NC Proposes One-Drug Injection In Executions

Nov 5, 2013

The North Carolina agency responsible for managing executions in the state has changed its procedures  to  use a one-drug lethal injection, potentially affecting litigation that for years has challenged the state’s use of a three-drug mix as cruel and unusual punishment.

Death row inmates are housed at Central Prison in Raleigh. No executions have been carried out in North Carolina since a 2006 legal challenge to the death penalty.
Credit North Carolina Department of Public Safety

 The Department of Public Safety changed in late October its procedures to use in executions only the drug pentobarbital, said department spokesman Pamela Walker. Late last week, the attorneys in a case centering on the state’s use of a three-drug solution asked the North Carolina Court of Appeals for the 10th Judicial District to postpone a hearing scheduled for today so they could review the new procedures.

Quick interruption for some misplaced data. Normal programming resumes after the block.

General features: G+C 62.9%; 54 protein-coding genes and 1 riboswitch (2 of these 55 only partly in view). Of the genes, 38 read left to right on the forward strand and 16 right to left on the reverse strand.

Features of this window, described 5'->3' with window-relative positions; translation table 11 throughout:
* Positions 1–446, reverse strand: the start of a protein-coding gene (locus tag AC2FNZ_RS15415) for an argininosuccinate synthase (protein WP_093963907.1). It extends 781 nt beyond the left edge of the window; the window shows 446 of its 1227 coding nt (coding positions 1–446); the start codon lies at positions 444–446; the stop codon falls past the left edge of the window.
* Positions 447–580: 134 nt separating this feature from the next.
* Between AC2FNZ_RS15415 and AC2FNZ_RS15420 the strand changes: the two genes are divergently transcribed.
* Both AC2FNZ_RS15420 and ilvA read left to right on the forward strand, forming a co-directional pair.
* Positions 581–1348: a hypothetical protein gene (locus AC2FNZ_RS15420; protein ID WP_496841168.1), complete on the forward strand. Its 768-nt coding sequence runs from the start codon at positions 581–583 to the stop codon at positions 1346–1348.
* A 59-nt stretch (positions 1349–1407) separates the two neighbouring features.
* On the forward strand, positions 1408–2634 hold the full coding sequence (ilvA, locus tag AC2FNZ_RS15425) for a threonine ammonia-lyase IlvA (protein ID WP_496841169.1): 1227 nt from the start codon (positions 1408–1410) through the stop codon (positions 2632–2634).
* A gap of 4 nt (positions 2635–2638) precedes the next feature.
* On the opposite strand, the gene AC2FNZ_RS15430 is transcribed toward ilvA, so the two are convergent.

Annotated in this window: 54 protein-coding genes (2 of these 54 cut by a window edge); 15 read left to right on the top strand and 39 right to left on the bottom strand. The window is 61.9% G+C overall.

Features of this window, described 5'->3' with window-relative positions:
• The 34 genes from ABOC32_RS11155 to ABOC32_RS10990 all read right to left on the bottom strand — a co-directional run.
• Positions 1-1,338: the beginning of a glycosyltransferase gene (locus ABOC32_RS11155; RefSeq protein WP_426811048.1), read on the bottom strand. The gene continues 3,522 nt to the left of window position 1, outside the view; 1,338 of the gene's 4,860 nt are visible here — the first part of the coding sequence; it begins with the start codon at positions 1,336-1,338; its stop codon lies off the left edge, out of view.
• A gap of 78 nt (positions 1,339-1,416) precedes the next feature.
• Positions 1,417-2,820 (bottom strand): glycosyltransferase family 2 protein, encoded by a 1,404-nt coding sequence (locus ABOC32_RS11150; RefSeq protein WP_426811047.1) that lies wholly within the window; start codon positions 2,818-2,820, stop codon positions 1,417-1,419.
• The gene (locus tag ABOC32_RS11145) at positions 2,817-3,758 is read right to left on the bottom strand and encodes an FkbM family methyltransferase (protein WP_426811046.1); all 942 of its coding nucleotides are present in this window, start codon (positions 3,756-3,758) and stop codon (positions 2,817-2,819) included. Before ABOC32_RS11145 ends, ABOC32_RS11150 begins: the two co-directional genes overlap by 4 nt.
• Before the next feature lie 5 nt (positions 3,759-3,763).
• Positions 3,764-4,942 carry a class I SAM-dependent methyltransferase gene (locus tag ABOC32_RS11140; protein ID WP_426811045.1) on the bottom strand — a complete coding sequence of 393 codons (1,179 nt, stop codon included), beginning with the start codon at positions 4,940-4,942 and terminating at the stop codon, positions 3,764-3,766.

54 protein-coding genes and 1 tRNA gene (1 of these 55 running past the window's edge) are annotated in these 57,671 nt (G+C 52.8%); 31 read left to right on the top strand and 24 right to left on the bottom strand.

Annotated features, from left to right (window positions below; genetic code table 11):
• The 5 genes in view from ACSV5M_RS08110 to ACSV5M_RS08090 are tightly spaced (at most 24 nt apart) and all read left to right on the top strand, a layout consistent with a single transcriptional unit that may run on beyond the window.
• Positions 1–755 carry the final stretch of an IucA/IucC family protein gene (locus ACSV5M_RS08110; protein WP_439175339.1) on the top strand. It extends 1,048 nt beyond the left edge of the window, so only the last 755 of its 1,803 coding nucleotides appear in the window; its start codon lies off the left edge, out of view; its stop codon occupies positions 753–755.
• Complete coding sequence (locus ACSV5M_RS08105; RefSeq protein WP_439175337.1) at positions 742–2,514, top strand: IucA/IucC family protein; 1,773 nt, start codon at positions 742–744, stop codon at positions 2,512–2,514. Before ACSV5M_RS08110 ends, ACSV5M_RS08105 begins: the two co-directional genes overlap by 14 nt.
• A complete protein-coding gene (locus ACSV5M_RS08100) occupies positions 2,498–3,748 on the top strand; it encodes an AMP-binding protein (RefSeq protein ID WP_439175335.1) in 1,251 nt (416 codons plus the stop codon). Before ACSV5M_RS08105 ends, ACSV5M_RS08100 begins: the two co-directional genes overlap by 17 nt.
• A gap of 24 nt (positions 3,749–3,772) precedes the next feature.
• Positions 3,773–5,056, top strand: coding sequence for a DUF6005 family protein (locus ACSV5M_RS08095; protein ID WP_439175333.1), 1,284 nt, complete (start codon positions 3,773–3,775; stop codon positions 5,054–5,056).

"The effect of the new protocol and the corresponding decisions of the parties may greatly reduce the issues to be considered by the court in the pending appeal," said Robert Orr and David Weiss, who originally sued the state, and Assistant Attorney General Jodi Harrison in the motion filed jointly late last week.

 The state hasn’t executed anyone since 2006 because of multiple legal challenges, including a 2009 law that was repealed this year and allowed some death row inmates to seek a reduction in their sentence, and controversy over the use of a three-drug injection.  There are 151 offenders on death row.